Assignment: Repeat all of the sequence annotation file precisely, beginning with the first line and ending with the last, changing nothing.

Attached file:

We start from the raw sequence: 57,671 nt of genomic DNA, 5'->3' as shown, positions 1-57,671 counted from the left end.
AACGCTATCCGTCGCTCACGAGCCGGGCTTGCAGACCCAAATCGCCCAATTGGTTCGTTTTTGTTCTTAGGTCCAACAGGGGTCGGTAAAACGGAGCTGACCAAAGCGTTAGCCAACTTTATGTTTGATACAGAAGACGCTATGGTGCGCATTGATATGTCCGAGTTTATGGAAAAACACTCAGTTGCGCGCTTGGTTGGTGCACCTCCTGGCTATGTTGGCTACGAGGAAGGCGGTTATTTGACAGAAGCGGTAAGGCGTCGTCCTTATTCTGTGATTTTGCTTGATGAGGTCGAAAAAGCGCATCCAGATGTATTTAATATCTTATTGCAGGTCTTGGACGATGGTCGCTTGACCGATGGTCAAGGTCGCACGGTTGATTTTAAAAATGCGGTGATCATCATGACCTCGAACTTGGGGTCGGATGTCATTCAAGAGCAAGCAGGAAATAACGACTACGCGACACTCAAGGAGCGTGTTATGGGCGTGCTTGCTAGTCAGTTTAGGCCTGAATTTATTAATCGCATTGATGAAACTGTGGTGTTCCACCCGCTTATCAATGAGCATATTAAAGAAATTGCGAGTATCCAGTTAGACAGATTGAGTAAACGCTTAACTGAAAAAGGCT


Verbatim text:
We start from the raw sequence: 57,671 nt of genomic DNA, 5'->3' as shown, positions 1-57,671 counted from the left end.
AACGCTATCCGTCGCTCACGAGCCGGGCTTGCAGACCCAAATCGCCCAATTGGTTCGTTTTTGTTCTTAGGTCCAACAGGGGTCGGTAAAACGGAGCTGACCAAAGCGTTAGCCAACTTTATGTTTGATACAGAAGACGCTATGGTGCGCATTGATATGTCCGAGTTTATGGAAAAACACTCAGTTGCGCGCTTGGTTGGTGCACCTCCTGGCTATGTTGGCTACGAGGAAGGCGGTTATTTGACAGAAGCGGTAAGGCGTCGTCCTTATTCTGTGATTTTGCTTGATGAGGTCGAAAAAGCGCATCCAGATGTATTTAATATCTTATTGCAGGTCTTGGACGATGGTCGCTTGACCGATGGTCAAGGTCGCACGGTTGATTTTAAAAATGCGGTGATCATCATGACCTCGAACTTGGGGTCGGATGTCATTCAAGAGCAAGCAGGAAATAACGACTACGCGACACTCAAGGAGCGTGTTATGGGCGTGCTTGCTAGTCAGTTTAGGCCTGAATTTATTAATCGCATTGATGAAACTGTGGTGTTCCACCCGCTTATCAATGAGCATATTAAAGAAATTGCGAGTATCCAGTTAGACAGATTGAGTAAACGCTTAACTGAAAAAGGCT